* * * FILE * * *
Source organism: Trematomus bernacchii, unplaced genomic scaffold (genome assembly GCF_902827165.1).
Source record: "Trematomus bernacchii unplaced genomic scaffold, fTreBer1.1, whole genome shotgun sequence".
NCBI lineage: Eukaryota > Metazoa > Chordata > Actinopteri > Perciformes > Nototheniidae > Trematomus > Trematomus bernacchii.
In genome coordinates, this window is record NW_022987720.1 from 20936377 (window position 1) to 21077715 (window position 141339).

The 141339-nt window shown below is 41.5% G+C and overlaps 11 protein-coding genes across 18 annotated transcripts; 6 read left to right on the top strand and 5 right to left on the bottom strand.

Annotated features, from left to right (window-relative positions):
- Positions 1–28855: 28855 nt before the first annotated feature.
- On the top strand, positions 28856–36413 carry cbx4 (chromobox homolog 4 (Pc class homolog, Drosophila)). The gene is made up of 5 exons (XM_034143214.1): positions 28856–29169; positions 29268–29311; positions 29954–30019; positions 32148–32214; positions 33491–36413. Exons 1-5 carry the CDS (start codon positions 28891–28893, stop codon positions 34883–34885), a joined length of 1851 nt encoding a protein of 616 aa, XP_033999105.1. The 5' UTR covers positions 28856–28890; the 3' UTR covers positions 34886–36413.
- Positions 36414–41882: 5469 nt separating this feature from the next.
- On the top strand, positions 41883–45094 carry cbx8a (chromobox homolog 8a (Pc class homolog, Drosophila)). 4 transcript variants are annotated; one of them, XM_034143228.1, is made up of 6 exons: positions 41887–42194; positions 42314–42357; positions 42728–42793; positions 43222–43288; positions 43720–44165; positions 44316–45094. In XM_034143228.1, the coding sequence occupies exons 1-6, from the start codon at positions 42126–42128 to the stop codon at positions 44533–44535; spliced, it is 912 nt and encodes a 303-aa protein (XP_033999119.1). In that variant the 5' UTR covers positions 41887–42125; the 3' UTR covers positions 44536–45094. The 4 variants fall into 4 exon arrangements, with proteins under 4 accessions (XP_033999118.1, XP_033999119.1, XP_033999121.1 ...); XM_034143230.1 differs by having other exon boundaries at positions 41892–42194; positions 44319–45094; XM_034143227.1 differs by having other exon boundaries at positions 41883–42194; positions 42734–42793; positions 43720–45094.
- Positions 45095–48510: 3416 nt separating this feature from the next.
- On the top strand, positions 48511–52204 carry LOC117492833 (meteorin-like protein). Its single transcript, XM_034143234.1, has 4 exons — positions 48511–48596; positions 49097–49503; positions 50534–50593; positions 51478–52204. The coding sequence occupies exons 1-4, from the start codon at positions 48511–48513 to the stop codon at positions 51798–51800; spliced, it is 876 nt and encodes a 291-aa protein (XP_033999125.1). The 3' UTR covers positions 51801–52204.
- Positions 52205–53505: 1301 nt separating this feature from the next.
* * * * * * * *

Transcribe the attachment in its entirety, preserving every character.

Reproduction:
Source organism: Trematomus bernacchii, unplaced genomic scaffold (genome assembly GCF_902827165.1).
Source record: "Trematomus bernacchii unplaced genomic scaffold, fTreBer1.1, whole genome shotgun sequence".
NCBI lineage: Eukaryota > Metazoa > Chordata > Actinopteri > Perciformes > Nototheniidae > Trematomus > Trematomus bernacchii.
In genome coordinates, this window is record NW_022987720.1 from 20936377 (window position 1) to 21077715 (window position 141339).

The 141339-nt window shown below is 41.5% G+C and overlaps 11 protein-coding genes across 18 annotated transcripts; 6 read left to right on the top strand and 5 right to left on the bottom strand.

Annotated features, from left to right (window-relative positions):
- Positions 1–28855: 28855 nt before the first annotated feature.
- On the top strand, positions 28856–36413 carry cbx4 (chromobox homolog 4 (Pc class homolog, Drosophila)). The gene is made up of 5 exons (XM_034143214.1): positions 28856–29169; positions 29268–29311; positions 29954–30019; positions 32148–32214; positions 33491–36413. Exons 1-5 carry the CDS (start codon positions 28891–28893, stop codon positions 34883–34885), a joined length of 1851 nt encoding a protein of 616 aa, XP_033999105.1. The 5' UTR covers positions 28856–28890; the 3' UTR covers positions 34886–36413.
- Positions 36414–41882: 5469 nt separating this feature from the next.
- On the top strand, positions 41883–45094 carry cbx8a (chromobox homolog 8a (Pc class homolog, Drosophila)). 4 transcript variants are annotated; one of them, XM_034143228.1, is made up of 6 exons: positions 41887–42194; positions 42314–42357; positions 42728–42793; positions 43222–43288; positions 43720–44165; positions 44316–45094. In XM_034143228.1, the coding sequence occupies exons 1-6, from the start codon at positions 42126–42128 to the stop codon at positions 44533–44535; spliced, it is 912 nt and encodes a 303-aa protein (XP_033999119.1). In that variant the 5' UTR covers positions 41887–42125; the 3' UTR covers positions 44536–45094. The 4 variants fall into 4 exon arrangements, with proteins under 4 accessions (XP_033999118.1, XP_033999119.1, XP_033999121.1 ...); XM_034143230.1 differs by having other exon boundaries at positions 41892–42194; positions 44319–45094; XM_034143227.1 differs by having other exon boundaries at positions 41883–42194; positions 42734–42793; positions 43720–45094.
- Positions 45095–48510: 3416 nt separating this feature from the next.
- On the top strand, positions 48511–52204 carry LOC117492833 (meteorin-like protein). Its single transcript, XM_034143234.1, has 4 exons — positions 48511–48596; positions 49097–49503; positions 50534–50593; positions 51478–52204. The coding sequence occupies exons 1-4, from the start codon at positions 48511–48513 to the stop codon at positions 51798–51800; spliced, it is 876 nt and encodes a 291-aa protein (XP_033999125.1). The 3' UTR covers positions 51801–52204.
- Positions 52205–53505: 1301 nt separating this feature from the next.